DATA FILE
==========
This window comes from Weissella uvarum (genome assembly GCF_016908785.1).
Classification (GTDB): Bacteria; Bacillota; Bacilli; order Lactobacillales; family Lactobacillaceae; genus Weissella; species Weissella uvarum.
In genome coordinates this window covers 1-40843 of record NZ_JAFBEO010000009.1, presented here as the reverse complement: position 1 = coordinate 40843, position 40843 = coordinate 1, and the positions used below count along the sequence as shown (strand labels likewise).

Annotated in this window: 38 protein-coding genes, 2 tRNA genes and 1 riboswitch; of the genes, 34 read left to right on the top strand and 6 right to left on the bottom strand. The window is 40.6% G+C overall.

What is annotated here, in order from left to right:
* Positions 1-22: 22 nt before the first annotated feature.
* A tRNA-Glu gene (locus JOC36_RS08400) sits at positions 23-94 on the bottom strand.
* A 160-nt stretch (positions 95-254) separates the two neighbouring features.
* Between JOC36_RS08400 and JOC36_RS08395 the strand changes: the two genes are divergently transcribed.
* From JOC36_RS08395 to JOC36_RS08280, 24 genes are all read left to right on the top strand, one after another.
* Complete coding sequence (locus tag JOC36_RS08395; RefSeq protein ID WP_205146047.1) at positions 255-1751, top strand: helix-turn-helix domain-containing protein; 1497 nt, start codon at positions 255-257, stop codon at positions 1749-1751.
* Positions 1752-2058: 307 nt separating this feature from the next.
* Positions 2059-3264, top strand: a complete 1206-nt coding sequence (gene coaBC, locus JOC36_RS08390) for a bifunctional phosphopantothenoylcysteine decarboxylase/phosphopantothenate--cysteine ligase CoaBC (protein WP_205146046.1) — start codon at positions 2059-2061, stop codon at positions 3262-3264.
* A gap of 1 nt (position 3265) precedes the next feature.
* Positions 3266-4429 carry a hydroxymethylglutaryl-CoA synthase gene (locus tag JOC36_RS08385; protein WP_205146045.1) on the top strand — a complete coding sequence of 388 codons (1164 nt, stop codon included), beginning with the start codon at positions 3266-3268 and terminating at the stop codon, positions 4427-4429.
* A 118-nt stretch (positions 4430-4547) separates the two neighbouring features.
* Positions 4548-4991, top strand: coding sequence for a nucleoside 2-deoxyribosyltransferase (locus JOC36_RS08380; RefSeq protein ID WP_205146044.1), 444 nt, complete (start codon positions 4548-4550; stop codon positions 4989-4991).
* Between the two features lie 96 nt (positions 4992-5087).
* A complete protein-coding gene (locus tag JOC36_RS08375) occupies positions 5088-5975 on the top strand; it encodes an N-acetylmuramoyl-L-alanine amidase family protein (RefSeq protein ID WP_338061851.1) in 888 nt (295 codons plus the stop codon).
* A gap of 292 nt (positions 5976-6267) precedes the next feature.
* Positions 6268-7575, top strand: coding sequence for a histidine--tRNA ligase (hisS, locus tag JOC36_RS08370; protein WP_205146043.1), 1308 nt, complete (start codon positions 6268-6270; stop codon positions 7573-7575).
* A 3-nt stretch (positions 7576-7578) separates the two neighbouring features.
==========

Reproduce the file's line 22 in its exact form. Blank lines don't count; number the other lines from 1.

* A 3-nt stretch (positions 7576-7578) separates the two neighbouring features.